Thailand Hosts Asia-Middle East Dialogue

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BANGKOK, Dec 15 – The 3rd Asia and Middle East Dialogue (AMED III) is now taking place in Bangkok under the theme “Strengthening Cooperation towards Common Prosperity” Dec 15 and 16 at the Queen Sirikit National Convention Center.

Thai Prime Minister Abhisit Vejjajiva presided over the opening ceremony on Thursday morning.

This meeting is recognised as one of the largest gatherings of dignitaries from Asia and the Middle East and at least 36 countries are attending.

Eighteen delegations are headed by foreign ministers and deputy ministers of foreign affairs, while other delegations will be led by high-ranking government officials.

The AMED Meeting is different from any other forum, being conducted in plenary and panel discussions.

Policy makers, leading academics, as well as experts from the public, private and civil society sectors, will discuss and share their views in panels covering a wide range of political, economic, and social aspects, especially the challenges that Asia and the Middle East are facing such as counter-terrorism, piracy, energy and food security, and climate change.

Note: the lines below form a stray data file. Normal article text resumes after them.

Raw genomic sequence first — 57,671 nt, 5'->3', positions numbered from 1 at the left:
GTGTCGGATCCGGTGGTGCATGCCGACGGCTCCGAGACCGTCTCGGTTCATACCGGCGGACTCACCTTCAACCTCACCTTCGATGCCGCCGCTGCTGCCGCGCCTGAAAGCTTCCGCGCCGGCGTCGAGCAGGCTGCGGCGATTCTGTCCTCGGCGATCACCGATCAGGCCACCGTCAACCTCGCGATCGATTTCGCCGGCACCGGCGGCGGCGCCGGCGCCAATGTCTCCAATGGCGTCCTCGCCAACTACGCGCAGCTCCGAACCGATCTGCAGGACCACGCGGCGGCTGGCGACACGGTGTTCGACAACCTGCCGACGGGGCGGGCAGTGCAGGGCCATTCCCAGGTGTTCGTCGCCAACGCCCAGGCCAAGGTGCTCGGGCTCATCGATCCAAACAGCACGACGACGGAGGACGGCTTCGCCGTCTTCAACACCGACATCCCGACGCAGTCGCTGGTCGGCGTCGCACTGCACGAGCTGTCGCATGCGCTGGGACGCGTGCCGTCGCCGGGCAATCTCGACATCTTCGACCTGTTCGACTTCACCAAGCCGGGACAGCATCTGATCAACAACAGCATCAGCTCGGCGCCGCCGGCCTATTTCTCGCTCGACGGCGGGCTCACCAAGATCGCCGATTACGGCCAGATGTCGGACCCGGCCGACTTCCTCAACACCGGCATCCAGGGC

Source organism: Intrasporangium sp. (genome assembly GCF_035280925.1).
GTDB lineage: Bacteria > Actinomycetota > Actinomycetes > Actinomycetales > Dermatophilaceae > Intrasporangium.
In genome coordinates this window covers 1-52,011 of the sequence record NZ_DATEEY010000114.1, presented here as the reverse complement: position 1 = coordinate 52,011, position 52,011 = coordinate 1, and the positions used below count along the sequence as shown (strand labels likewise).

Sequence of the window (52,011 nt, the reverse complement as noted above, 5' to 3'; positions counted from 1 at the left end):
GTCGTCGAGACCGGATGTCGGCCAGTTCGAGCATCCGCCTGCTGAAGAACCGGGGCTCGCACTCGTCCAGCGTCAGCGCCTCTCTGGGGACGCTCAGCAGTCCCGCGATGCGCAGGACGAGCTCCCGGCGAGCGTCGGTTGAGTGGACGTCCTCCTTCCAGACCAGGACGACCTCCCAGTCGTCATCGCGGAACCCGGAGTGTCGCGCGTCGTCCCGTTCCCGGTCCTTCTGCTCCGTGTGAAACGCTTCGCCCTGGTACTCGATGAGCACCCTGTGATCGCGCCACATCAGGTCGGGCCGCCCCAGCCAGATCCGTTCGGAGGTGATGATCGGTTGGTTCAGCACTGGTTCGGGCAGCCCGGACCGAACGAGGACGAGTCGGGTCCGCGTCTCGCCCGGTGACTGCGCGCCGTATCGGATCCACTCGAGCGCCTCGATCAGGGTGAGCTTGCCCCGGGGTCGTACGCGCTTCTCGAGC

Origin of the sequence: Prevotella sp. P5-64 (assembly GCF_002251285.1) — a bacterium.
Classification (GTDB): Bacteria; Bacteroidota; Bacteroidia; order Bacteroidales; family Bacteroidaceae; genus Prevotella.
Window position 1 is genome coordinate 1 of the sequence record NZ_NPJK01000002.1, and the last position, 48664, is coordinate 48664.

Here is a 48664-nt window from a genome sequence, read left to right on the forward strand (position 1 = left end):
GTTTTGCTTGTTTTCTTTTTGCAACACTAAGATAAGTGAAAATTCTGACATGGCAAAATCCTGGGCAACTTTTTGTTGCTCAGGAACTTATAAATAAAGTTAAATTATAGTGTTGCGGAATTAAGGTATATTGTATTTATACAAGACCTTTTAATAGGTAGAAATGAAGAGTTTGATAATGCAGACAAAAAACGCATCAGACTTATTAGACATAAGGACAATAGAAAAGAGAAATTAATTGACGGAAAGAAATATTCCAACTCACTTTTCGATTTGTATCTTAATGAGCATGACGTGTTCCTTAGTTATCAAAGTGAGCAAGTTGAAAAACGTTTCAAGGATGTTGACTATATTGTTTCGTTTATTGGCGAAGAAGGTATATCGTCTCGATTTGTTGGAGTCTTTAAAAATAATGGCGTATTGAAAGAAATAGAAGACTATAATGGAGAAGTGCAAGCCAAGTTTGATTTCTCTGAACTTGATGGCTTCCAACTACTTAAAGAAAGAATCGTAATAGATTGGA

Host Thailand will use the opportunity to express its readiness and potential to the international community as the world’s rice-based breadbasket, a hub for medical and health tourism, and a prime tourist destination.  Also, this special event will certainly boost investors confidence which will increase trade volumes and place Thailand as a favorite tourist destination.

In addition, all Thai sectors will have an opportunity to learn and understand about the Middle East people and the overview of the region as well as the AMED state members in various aspects including their religion, culture, tradition, and society.

AMED consists of members from 50 participant countries in Asia and the Middle East. The ministerial meeting is held biennially in venues alternating between Asia and the Middle East. Its inaugural session was in Singapore in 2005, while AMED II was in Egypt in 2008. Voluntary, informal and flexible, its participants include not only government officials but also the private sector, academics and non-governmental organisations.

Outcome documents of AMED are in the form of non-binding policy recommendations to be submitted to participating governments for their consideration.

AMED was initiated from the idea of the former Prime Minister Goh Chok Tong of Singapore in 2004 who perceived the increasing role of the Middle East in the world today and the great opportunities that will strengthen cooperation between the two regions for greater mutual benefit.

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